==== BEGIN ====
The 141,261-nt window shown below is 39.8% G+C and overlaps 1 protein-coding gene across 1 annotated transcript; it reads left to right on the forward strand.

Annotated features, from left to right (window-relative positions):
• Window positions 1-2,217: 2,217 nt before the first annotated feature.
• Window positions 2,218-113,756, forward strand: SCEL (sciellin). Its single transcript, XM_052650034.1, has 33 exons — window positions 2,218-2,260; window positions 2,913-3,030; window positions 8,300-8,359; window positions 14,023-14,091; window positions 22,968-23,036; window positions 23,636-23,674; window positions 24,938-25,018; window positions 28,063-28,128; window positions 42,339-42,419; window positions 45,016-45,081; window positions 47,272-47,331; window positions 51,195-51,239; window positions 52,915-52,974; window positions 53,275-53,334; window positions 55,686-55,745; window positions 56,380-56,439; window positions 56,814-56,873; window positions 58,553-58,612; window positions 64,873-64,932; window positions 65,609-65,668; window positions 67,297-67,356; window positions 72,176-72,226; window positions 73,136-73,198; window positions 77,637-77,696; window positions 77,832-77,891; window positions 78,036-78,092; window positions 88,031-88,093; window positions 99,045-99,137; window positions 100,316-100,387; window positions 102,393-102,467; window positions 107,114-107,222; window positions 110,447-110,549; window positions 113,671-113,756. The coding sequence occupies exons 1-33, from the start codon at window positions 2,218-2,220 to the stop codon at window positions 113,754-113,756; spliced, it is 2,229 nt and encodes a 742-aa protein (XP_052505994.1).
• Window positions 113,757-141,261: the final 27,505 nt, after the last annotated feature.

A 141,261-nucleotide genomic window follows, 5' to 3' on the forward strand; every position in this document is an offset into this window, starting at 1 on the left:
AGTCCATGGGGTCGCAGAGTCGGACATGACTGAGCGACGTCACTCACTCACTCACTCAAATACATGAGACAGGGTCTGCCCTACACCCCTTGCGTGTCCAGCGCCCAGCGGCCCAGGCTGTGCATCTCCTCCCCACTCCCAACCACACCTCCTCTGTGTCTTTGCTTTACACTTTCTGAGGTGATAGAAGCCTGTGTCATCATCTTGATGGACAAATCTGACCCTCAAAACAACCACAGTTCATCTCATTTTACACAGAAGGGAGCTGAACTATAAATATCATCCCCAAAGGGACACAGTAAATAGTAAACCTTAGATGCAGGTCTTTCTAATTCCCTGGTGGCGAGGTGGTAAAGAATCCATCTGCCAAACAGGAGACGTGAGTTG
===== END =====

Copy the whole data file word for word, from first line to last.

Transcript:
The 141,261-nt window shown below is 39.8% G+C and overlaps 1 protein-coding gene across 1 annotated transcript; it reads left to right on the forward strand.

Annotated features, from left to right (window-relative positions):
• Window positions 1-2,217: 2,217 nt before the first annotated feature.
• Window positions 2,218-113,756, forward strand: SCEL (sciellin). Its single transcript, XM_052650034.1, has 33 exons — window positions 2,218-2,260; window positions 2,913-3,030; window positions 8,300-8,359; window positions 14,023-14,091; window positions 22,968-23,036; window positions 23,636-23,674; window positions 24,938-25,018; window positions 28,063-28,128; window positions 42,339-42,419; window positions 45,016-45,081; window positions 47,272-47,331; window positions 51,195-51,239; window positions 52,915-52,974; window positions 53,275-53,334; window positions 55,686-55,745; window positions 56,380-56,439; window positions 56,814-56,873; window positions 58,553-58,612; window positions 64,873-64,932; window positions 65,609-65,668; window positions 67,297-67,356; window positions 72,176-72,226; window positions 73,136-73,198; window positions 77,637-77,696; window positions 77,832-77,891; window positions 78,036-78,092; window positions 88,031-88,093; window positions 99,045-99,137; window positions 100,316-100,387; window positions 102,393-102,467; window positions 107,114-107,222; window positions 110,447-110,549; window positions 113,671-113,756. The coding sequence occupies exons 1-33, from the start codon at window positions 2,218-2,220 to the stop codon at window positions 113,754-113,756; spliced, it is 2,229 nt and encodes a 742-aa protein (XP_052505994.1).
• Window positions 113,757-141,261: the final 27,505 nt, after the last annotated feature.

A 141,261-nucleotide genomic window follows, 5' to 3' on the forward strand; every position in this document is an offset into this window, starting at 1 on the left:
AGTCCATGGGGTCGCAGAGTCGGACATGACTGAGCGACGTCACTCACTCACTCACTCAAATACATGAGACAGGGTCTGCCCTACACCCCTTGCGTGTCCAGCGCCCAGCGGCCCAGGCTGTGCATCTCCTCCCCACTCCCAACCACACCTCCTCTGTGTCTTTGCTTTACACTTTCTGAGGTGATAGAAGCCTGTGTCATCATCTTGATGGACAAATCTGACCCTCAAAACAACCACAGTTCATCTCATTTTACACAGAAGGGAGCTGAACTATAAATATCATCCCCAAAGGGACACAGTAAATAGTAAACCTTAGATGCAGGTCTTTCTAATTCCCTGGTGGCGAGGTGGTAAAGAATCCATCTGCCAAACAGGAGACGTGAGTTG